Is Working From Home Damaging Technologists’ Long-Term Careers?

Technologists as a whole seem to have adapted well to working at home during the COVID-19 pandemic. They’re generally happy, and many of them appreciate the ultra-short morning commute from bedroom to wherever they’ve set up their home office. But there’s another question to consider: Is all this remote work damaging their longer-term career plans?

Blind, which anonymously surveys technologists about all sorts of issues, recently lobbed that query to its audience. Some 53 percent of respondents said that, yes, the pandemic has messed up their career plans in some way. 

What’s actually causing that impact? Some 74 percent of technologists said they hadn’t been able to effectively network internally since remote work began; 75 percent, meanwhile, said they were also having problems with external networking.  

This is actually a huge issue. During “normal” times, opportunities to network within your company abound; an activity as simple as fetching a fresh cup of coffee from the office kitchen can allow you to interact with all kinds of folks. Companies also make a huge effort to bring employees together in more informal settings, whether lunches or happy hours or team activities; as much as workers might grumble about “mandatory fun,” these events allow them to form lasting connections with colleagues.

When it comes to external networking, similar factors apply. Many technologists attend conferences, meetups, and other get-togethers that put them in close contact with lots of people. With all of those activities temporarily shut down, there’s simply no way to mingle and expand one’s contacts list. 

On a company-by-company basis, here’s the percentage of technologists who feel that perpetual working from home has knocked their career a bit off-track:

Fortunately, there are still strategies that technologists can employ to stay connected—and even network—during COVID-19. For example, you can intentionally set up meetings to interact with folks (be respectful of their time if your main goal is simply to chat). Although many companies have become increasingly proactive about scheduling virtual get-togethers and lunches for employees, if your own firm hasn’t done anything along those lines, you may want to prod your manager to set a few up.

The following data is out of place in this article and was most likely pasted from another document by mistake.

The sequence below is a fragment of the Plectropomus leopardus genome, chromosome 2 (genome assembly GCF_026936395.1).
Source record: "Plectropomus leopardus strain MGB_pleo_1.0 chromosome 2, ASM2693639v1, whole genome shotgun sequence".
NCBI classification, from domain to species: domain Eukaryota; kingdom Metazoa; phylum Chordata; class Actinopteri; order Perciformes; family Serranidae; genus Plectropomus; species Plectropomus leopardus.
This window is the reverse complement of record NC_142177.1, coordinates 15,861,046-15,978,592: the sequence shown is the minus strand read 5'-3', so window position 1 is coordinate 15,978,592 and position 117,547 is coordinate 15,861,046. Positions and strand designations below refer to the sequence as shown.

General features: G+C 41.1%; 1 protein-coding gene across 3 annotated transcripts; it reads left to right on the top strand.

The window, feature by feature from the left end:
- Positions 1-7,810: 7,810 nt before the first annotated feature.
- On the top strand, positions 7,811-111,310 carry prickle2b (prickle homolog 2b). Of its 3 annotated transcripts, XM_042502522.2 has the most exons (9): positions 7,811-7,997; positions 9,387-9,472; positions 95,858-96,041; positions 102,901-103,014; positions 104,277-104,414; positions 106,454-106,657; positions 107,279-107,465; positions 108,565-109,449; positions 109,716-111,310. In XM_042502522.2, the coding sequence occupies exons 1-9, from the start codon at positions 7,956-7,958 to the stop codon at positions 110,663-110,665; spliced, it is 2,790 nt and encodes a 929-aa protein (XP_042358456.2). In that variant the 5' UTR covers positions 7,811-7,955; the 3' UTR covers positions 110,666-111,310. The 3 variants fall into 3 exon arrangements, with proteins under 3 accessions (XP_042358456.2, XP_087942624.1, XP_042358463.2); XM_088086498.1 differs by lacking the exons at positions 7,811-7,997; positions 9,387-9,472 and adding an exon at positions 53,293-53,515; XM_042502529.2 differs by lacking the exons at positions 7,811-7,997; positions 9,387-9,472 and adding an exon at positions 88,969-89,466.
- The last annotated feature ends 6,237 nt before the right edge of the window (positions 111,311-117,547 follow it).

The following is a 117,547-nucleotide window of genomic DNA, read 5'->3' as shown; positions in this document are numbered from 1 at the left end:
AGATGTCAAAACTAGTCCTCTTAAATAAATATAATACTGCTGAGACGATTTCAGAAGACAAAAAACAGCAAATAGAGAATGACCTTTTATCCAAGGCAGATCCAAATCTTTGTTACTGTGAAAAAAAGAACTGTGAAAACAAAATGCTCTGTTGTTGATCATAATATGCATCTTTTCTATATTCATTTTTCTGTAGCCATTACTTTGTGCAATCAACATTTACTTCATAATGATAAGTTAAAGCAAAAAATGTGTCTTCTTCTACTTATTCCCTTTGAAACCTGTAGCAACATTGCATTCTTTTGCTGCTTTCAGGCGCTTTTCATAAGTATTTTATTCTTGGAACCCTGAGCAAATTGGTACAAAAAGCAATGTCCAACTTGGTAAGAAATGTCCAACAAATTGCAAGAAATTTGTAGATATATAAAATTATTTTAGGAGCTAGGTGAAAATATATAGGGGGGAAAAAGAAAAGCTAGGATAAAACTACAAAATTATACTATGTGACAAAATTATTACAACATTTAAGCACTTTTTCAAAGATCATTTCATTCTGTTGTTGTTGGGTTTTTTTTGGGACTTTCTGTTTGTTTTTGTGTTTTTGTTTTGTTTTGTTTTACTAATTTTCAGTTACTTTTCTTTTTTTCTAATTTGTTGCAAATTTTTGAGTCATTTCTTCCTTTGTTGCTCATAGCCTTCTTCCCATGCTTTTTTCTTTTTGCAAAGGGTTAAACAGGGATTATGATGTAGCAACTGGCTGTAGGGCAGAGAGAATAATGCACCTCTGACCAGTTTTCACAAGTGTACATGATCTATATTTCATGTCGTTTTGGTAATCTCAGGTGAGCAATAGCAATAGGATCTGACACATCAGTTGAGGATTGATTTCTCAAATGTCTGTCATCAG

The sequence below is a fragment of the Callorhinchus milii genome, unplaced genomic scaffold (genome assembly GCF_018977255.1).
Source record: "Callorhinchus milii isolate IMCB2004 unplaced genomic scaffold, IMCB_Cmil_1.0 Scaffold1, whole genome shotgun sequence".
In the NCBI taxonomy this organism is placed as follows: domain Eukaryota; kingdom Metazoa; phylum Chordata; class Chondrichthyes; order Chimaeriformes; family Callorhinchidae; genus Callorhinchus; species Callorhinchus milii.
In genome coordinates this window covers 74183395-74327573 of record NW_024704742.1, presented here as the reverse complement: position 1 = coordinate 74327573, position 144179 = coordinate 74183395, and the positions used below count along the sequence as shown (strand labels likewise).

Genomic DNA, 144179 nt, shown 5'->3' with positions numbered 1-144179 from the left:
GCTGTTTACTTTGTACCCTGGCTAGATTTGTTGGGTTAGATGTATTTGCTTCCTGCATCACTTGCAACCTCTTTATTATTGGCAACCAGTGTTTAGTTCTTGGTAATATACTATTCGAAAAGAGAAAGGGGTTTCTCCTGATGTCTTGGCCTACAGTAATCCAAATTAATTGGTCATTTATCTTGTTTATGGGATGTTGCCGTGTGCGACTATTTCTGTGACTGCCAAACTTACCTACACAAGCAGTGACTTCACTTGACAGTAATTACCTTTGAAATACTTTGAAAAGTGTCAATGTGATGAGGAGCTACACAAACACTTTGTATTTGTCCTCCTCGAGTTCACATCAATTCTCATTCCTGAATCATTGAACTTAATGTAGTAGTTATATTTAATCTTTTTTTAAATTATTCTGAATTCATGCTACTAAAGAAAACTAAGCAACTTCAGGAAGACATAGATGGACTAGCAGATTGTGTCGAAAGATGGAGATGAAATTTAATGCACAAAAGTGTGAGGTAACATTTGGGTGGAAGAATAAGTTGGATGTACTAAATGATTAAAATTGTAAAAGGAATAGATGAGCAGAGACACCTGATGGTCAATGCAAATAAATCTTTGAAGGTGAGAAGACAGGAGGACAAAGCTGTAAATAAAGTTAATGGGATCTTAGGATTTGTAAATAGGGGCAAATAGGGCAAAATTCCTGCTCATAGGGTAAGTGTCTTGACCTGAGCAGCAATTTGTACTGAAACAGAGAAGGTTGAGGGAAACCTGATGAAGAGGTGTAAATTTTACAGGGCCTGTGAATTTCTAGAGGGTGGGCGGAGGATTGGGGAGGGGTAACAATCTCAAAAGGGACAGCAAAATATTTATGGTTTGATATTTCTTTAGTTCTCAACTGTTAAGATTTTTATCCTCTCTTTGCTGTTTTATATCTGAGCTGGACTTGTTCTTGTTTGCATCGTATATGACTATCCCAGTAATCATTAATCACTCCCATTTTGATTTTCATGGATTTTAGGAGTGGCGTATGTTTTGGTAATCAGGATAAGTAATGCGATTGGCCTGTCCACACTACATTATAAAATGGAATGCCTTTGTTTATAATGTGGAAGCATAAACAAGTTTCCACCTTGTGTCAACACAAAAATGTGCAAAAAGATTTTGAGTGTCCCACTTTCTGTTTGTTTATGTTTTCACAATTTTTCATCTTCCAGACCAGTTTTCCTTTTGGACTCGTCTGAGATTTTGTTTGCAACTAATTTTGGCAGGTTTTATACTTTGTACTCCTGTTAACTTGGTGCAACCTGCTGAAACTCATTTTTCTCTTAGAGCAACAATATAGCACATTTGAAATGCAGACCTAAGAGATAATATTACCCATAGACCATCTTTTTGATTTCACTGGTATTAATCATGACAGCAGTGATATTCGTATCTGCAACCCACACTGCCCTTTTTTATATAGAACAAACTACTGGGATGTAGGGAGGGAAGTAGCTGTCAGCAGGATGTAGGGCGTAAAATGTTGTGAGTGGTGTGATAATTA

And while the lack of a communal office space may prevent those random meetings that can turn into lifelong bonds, you can certainly reach out to those folks with whom you’ve always wanted to connect. Set up a Slack or Teams conversation with a co-worker you admire; make a list of topics or issues that could spark an engaging chat. As long as you’re respectful of their time, they’ll likely prove willing to engage. 

Meanwhile, many conferences and career fairs are going online, which is great news. You won’t have the opportunity to bump into people in the hallways, but you can always make a note of who’s speaking and reach out to them later via social media. These events may also set up Q&A sessions where you can directly interact with speakers and participants.

In other words, networking hasn’t gone away—it’s just changed formats. There’s still ample opportunity for any technologists to build the connections they need in order to expand their career. For the time being, though, you may just have to do it via laptop as opposed to in-person. 

2 Responses to “Is Working From Home Damaging Technologists’ Long-Term Careers?”

  1. MICHAEL R HOWARD

    With the way the general population has “lost their minds”, I’m not sure I would WANT to network with them. Just take a look at LinkedIn. It used to be filled with level-headed professionals who could post business-oriented content without calling names and labeling people. Now, it looks more like facebook with radical posts, people attacking each other and more political BS than you could imagine. I disabled my profile yesterday because it just became too much of a stressor.